Oil Prices Dip After Unexpected Rise In US Crude Inventories

Oil prices edged lower, after industry data showed U.S. crude inventories unexpectedly rose last week, signaling a potential hiccup in demand.

Oil Prices Dip After Unexpected Rise In US Crude Inventories

Oil prices dip as halted Russian pipeline flows appear temporary, demand fears rise

Oil prices edged lower on Wednesday, after industry data showed US crude inventories unexpectedly rose last week, signaling a potential hiccup in demand.

US crude stocks rose by about 2.2 million barrels for the week ended August 5, according to market sources citing American Petroleum Institute figures. Analysts had forecast a small 400,000-barrel drop in crude inventories.

Official government data is due later on Wednesday (at 10:30 a.m. EDT).

Brent crude futures fell 6 cents to $96.25 a barrel. US West Texas Intermediate crude futures declined 16 cents to $90.34 a barrel.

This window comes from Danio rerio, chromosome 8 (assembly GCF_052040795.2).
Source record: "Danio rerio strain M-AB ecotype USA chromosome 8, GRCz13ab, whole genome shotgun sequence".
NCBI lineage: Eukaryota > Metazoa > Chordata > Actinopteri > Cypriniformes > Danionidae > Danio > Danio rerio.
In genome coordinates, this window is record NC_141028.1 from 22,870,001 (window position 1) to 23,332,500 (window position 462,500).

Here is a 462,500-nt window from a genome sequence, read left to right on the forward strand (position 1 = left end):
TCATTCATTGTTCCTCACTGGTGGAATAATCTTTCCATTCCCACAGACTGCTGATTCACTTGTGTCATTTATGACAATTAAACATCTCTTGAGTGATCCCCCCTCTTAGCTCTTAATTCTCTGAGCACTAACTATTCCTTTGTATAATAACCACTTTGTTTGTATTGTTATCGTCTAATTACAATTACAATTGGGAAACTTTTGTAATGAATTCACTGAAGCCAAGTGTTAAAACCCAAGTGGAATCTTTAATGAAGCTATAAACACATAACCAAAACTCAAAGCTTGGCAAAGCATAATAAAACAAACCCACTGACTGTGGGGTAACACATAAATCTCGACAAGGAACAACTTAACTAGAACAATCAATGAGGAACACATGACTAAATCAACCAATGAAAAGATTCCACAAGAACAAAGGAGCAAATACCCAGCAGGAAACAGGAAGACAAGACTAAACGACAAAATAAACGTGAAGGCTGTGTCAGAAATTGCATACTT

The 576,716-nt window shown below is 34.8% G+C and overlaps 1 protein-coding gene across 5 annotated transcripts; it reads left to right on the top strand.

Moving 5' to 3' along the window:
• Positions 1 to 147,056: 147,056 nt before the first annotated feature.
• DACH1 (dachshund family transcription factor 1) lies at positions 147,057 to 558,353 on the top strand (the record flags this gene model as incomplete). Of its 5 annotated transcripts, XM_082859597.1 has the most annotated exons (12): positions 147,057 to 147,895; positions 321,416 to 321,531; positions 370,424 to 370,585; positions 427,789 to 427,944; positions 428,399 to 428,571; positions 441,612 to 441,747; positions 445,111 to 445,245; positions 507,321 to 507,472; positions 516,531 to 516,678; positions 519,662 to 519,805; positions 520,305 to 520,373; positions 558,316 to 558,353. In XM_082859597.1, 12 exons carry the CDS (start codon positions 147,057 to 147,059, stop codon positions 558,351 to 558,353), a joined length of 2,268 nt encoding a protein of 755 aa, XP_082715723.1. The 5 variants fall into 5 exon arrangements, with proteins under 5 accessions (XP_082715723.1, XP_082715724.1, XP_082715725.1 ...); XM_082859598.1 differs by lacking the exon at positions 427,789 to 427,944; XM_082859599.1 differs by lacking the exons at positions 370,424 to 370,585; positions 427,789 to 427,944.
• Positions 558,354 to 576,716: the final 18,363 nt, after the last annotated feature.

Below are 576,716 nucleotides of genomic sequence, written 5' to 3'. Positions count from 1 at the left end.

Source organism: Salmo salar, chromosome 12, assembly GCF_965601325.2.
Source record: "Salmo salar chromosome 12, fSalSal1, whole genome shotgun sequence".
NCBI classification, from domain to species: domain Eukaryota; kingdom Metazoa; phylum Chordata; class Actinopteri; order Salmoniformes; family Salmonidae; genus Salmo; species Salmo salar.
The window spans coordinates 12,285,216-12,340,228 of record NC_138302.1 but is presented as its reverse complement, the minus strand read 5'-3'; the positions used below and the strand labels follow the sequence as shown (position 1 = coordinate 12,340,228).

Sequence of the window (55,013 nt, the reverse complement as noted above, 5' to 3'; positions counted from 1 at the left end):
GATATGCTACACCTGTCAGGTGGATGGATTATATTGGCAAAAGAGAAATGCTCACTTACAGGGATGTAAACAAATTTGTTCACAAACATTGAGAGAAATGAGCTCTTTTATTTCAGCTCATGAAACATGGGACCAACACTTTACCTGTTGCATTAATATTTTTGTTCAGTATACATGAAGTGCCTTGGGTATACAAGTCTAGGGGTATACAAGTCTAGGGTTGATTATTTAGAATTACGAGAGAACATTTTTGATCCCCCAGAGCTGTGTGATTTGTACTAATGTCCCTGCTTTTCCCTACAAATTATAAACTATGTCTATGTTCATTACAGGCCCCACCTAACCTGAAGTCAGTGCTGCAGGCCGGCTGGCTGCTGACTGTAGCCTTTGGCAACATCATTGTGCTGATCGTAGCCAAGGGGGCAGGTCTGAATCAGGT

On Tuesday, oil prices settled slightly lower after a choppy trading session that saw investors weigh recessionary concerns with news that some oil exports had been suspended on the Russia-to-Europe Druzhba pipeline that transits Ukraine.

Ukraine halted oil flows on the Druzhba oil pipeline to parts of central Europe because Western sanctions had prevented a payment from Moscow for transit fees from going through.

Flows along the southern route of the Druzhba pipeline have been affected while the northern route serving Poland and Germany was uninterrupted.

The Czech Republic's pipeline company MERO said it expected Russian oil supplies through the Druzhba pipeline to the Czech Republic to restart within several days.

Though concerns over a potential global recession have weighed on oil futures recently, U.S. oil refiners and pipeline operators expect energy consumption to be strong for the second half of 2022, according to a Reuters review of company earnings calls.

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